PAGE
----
Publié le 12.06.2019

TASmania: A new bacterial Toxin-Antitoxin Systems database

In the framework of a successful Sinergia collaboration funded by the SNSF on studying toxins and antitoxins in bacteria, the group of Dr Laurent Falquet recently published an important article describing TASmania, a new database. Their results validated six out of eleven studied putative new TAs (Toxin-Antitoxin Systems) of Mycobacterium tuberculosis tested in vivo at Prof. Genevaux lab in Toulouse. Mycobacterium tuberculosis is the causative agent of tuberculosis.

Having a Toxin-Antitoxin Systems (TAS) in a bacterium is like having the poison and its antidote at the same place. The antitoxin will prevent the cell death.  The TAS are involved in several key biological functions in bacteria (e.g., persistence, plasmid maintenance, phage defense). They have been described in nearly all phyla (rank of classification) and have been classified in six different types based on the activity and molecular type (non-coding RNA or protein) of their components. "The discovery of new TAs in this pathogenic bacterium is really surprising because it was really unlikely to make discoveries on a so well studied organism. It opens the door to other promising findings on less usual organisms.", says Dr Falquet.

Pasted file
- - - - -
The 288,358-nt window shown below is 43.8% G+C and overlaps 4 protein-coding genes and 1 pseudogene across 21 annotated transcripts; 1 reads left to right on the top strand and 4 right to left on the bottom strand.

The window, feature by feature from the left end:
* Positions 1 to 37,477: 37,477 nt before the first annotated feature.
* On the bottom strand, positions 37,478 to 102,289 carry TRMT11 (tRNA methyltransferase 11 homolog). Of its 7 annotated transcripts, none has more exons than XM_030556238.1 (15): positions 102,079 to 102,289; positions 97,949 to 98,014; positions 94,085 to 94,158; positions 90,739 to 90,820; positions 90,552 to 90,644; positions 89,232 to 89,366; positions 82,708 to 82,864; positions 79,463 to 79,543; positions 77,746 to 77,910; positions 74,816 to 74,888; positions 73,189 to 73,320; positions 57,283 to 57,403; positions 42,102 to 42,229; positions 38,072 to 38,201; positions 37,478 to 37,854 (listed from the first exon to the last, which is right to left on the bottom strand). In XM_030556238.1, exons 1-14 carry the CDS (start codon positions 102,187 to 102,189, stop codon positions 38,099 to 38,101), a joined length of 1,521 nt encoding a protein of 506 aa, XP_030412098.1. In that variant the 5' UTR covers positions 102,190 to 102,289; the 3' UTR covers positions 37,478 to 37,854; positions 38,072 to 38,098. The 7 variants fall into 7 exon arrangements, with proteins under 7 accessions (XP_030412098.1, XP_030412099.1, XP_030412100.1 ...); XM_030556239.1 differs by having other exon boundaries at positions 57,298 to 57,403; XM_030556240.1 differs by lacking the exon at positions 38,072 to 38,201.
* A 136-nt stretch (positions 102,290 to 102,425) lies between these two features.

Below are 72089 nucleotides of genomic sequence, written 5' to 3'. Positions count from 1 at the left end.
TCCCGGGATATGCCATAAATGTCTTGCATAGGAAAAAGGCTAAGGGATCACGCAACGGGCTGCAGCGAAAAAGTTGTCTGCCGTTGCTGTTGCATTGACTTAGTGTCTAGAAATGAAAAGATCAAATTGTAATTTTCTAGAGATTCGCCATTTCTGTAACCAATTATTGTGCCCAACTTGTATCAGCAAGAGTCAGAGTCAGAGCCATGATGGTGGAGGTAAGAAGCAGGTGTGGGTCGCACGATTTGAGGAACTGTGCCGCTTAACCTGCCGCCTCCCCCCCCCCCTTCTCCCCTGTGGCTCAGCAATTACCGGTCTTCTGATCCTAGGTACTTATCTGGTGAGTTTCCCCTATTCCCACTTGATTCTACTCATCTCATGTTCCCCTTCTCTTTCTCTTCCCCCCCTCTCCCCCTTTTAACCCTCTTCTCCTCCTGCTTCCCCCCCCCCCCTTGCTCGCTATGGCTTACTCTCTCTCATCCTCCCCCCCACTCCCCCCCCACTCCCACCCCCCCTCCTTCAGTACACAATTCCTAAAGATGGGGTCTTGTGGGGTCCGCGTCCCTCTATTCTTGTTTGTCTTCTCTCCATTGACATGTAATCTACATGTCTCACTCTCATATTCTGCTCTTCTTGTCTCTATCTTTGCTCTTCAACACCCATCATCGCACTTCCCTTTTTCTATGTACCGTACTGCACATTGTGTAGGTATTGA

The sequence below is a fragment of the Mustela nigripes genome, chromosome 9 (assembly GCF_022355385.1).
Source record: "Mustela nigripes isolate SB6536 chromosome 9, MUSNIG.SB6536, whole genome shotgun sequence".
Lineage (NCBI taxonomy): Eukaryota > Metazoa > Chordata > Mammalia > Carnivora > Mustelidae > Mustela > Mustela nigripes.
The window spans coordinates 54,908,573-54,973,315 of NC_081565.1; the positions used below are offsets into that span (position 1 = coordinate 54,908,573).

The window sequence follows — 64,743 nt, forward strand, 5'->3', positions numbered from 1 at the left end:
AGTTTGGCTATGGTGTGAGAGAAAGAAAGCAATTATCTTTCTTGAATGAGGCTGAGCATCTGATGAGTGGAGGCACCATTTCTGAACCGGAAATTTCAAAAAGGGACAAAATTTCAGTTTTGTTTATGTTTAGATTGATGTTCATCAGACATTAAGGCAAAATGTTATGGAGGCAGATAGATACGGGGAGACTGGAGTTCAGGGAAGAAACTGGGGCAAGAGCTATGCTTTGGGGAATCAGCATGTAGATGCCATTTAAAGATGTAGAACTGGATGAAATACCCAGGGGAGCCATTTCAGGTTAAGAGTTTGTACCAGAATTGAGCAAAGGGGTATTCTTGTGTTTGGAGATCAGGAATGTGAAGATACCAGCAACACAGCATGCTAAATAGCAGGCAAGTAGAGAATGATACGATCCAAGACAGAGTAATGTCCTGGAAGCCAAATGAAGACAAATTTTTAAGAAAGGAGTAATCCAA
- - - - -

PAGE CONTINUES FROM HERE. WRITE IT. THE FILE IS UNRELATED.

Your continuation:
A unique discovery mode

Dr. Hatice Akarsu-Egger developed a method to extract potential new Toxin-Antitoxin pairs from ENSEMBL Bacteria, which is a reference bacterial genome database, and organized the candidate genes in a database called TASmania. TASmania offers an extensive annotation of TA loci in a very large database of bacterial genomes, which represents a resource of crucial importance for the world microbiology community. Indeed TASmania supports:

  • the discovery of new TA families, contrary to the Chinese database TADB2 that only collects known and validated TAS
  • the design of a robust experimental strategy by taking into account potential interferences in trans, that means by making the potential mistakes visible;
  • the comparative analysis between TA loci content, phylogeny and/or phenotypes (pathogenicity, persistence, stress resistance, associated host types) in a really quick way by providing a vast repertoire of annotated assemblies. (>41'000)

This database contains TA annotations of a given strain not only mapped to its core genome but also to its plasmids, whenever applicable. 

Why is it important?

TAS not only have the potential to kill bacteria, but could also be responsible for the stabilization of resistance. Indeed, the TAS can induce an antibiotic resistance by putting the bacteria in dormancy. From that point of view, it is different from the classical antibiotic resistance. When a cell is in dormancy, it does not divide anymore. Antibiotics mainly target the cells that are dividing. So understanding TAS is a crucial issue in the fight against antibiotic resistance. 

What is the next step?

The research began 3 years ago with baseline data. Since then other data have been published. The next task of Prof. Falquet’s lab is to take into account these new data in order to have this tool continually updated. 

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